No-observed-effect level (NOEL) and no-observed-adverse-effect level (NOAEL): use in animal health risk assessments

The Australian Pesticide and Veterinary Medicines Authority has reconsidered the use of the terms no-observed-effect level (NOEL), no-observed-adverse-effect level (NOAEL) and the related terms lowest-observed-effect level (LOEL) and lowest-observed-adverse-effect level (LOAEL) in evaluations to consider the safety of agricultural chemicals and veterinary medicines.

Taking into account accepted international best practice by other risk assessment agencies, it has been decided to harmonise with other regulatory bodies (eg. Joint FAO/WHO Expert Committee on Food Additives, Joint FAO/WHO Meeting on Pesticide Residues, European Food Safety Authority, US Environmental Protection Agency, Canadian Pest Management Regulatory Agency) and differentiate between the terms NOAEL and NOEL for the evaluation of pesticides and veterinary drugs.

The following definitions, based on that described in Principles and Methods for the Risk Assessment of Chemicals in Food (2009), WHO Environmental Health Criteria, No. 240 have been adopted:

  • No-observed-adverse-effect level (NOAEL): greatest concentration or amount of a substance, found by experiment or observation, that causes no detectable adverse alteration of morphology, functional capacity, growth, development, or lifespan of the target organism under defined conditions of exposure.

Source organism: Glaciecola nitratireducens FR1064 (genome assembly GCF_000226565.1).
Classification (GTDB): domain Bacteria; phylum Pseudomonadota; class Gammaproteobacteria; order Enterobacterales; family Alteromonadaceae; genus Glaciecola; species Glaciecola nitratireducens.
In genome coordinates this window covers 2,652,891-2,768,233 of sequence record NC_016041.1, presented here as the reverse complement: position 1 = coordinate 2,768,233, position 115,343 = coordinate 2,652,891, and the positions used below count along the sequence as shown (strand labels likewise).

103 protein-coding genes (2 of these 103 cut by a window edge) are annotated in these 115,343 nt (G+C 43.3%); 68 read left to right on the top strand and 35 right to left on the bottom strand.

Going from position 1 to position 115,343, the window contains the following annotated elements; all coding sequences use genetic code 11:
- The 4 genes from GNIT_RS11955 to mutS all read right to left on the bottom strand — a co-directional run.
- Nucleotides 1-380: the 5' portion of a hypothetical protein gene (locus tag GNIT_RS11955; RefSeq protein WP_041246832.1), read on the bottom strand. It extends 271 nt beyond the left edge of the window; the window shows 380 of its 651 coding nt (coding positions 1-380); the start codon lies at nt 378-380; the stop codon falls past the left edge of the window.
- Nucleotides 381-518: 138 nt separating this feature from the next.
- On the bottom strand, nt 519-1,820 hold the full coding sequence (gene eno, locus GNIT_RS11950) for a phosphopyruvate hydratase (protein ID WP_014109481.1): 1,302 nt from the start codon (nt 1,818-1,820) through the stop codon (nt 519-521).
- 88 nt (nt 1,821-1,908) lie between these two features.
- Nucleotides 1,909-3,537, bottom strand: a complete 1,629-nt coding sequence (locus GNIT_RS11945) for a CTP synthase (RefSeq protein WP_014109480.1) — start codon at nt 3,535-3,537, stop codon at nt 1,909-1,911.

• No-observed-effect level (NOEL): greatest concentration or amount of a substance, found by experiment or observation, that causes no alteration of morphology, functional capacity, growth, development, or lifespan of the target organism distinguishable from those observed in normal (control) organisms of the same species and strain under the same defined conditions of exposure.

The Australian Pesticide and Veterinary Medicines Authority noted that it had used the NOEL in a manner consistent with the definition as described in 'Principles for the safety assessment of food additives and contaminants in food (1987)', WHO Environmental Health Criteria, No. 70.

This definition includes the statement that the NOEL results in no detectable, usually adverse, alteration of morphology, functional capacity, growth, development, or lifespan of the target.

The Australian Pesticide and Veterinary Medicines Authority notes that its decision to adopt the definition of NOAEL from WHO Environmental Health Criteria No. 240 does not entail any change in its evaluation practice.

It is merely harmonizing the terminology used to differentiate between observed effects and observed adverse effects. Hence, this decision has no impact on any of the previous human health risk evaluation conclusions made by the Australian Pesticide and Veterinary Medicines Authority.

All WHO Environmental Health Criteria monographs are available online.

The above changes will come into effect from November 2016.

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